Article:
'A Clever Bit of Chemistry': NuCana CEO Speaks on Company's Biliary Tract Cancer Drug
Hugh Griffith, founder and chief executive officer of NuCana, has been excited about what he called a “clever bit of chemistry.” And that excitement was finally revealed days ago when the U.S. Food and Drug Administration cleared the path for a Phase III study of a potential new biliary tract cancer treatment.
The FDA provided NuCana with clearance for its Investigational New Drug Application for Acelarin, what Griffith described as a transformation of Eli Lilly’s old drug Gemzar. In the Phase III trial, Acelarin will be studied in combination with cisplatin for patients with previously untreated locally advanced or metastatic biliary tract cancer. If successful, Griffith told BioSpace in an exclusive interview that Acelarin will break the glass ceiling as the first FDA-approved treatment for biliary tract cancer.
“No drug has been approved for this cancer but there are more than 40,000 people with this disease. The standard of care is two chemotherapy drugs and that manages to buy patients on average a year of survival,” Griffith said.
He is hoping that Acelarin will change that. He said the drug, internally called NUC-1031, has the potential to significantly improve the survival outcomes of patients with advanced biliary tract cancer. In a Phase Ib study, the company saw an approximate doubling of the response rate with Acelarin plus cisplatin compared to previously reported data for gemcitabine plus cisplatin.
“Our goal is to establish Acelarin in combination with cisplatin as the global standard of care for the first-line treatment of patients with advanced biliary tract cancer,” he said.
Looking at the oncology landscape, Griffith said it’s exciting to be part of an “era of biology and understanding cancer cells” that leads to new treatments being developed for cancer patients. Griffith said it’s important to realize that chemotherapy will still be the cornerstone of cancer treatment but added that the advent of IO drugs are significantly improving outcomes in many patients. Their belief is that chemo will always be important but cannot always be relied upon to hit certain targets and sometimes comes with its own toxicity concerns.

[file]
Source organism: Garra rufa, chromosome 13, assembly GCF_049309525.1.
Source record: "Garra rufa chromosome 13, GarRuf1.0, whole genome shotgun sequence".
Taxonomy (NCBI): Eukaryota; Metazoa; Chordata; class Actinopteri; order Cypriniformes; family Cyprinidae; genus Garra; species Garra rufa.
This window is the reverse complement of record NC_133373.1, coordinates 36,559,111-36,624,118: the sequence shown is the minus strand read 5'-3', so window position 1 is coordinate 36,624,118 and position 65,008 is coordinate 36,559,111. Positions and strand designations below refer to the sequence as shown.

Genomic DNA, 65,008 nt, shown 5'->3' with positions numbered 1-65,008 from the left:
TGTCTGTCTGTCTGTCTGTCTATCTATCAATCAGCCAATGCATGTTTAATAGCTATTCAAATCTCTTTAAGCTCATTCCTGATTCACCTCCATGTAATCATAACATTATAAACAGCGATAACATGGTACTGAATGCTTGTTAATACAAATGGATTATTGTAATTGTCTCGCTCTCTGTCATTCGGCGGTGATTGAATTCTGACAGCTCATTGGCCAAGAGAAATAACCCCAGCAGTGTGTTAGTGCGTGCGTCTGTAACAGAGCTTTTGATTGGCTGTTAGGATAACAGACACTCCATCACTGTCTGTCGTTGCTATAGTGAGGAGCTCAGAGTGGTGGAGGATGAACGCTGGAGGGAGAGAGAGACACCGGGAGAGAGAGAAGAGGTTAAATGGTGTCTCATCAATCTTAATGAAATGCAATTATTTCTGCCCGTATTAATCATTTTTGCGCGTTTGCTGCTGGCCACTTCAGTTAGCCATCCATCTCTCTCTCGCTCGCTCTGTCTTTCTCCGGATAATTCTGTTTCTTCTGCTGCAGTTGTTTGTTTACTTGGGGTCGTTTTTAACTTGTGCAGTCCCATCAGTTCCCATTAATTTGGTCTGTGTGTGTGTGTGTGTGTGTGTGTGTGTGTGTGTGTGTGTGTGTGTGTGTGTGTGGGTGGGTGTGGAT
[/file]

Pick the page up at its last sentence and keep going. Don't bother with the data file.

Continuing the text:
“Chemo is the workhorse of the treatment, but what we’ve got here (meaning Acelarin) is an approach than can make this less efficacious and less safe medicine more efficacious and more safe,” he said.
With the Phase III trial, the primary endpoints will be overall survival and objective response rate. NuCana believes that a statistically significant improvement in ORR at either of the first two planned interim analyses supported by positive trends in other endpoints, could potentially allow for an accelerated approval of a New Drug Application for Acelarin.
There are other companies going after biliary tract cancer but, as of yet, none have been successful. Most recently, Singapore’s ASLAN Pharmaceuticals revealed its biliary tract cancer drug failed to meet the primary endpoints of progression-free survival and overall response rate. Other companies developing therapies for biliary tract cancer include Agios Pharmaceuticals, Imbrium Therapeutics, Ability Pharmaceuticals and Puma Biotechnology.
In addition to the biliary tract study, Acelarin is currently being evaluated a Phase II study for patients with ovarian cancer and a Phase III study for patients with pancreatic cancer. In addition to the biliary tract cancer drug, Griffith said he is also excited about the company’s second ProTide NUC-3373. Griffith said they are making strides in the administration of this intravenous medication, which is a transformation of the colorectal cancer drug 5FU. The standard drug has to be given intravenously over the course of two days and Griffith said it’s “deeply flawed” because the body breaks much of it down before it gets to the target, which can cause some toxicity issues. However, by applying their chemistry to this product, Griffith said they are seeing big advantages. Not only can it be administered in only a few hours, they’re not seeing the toxicities.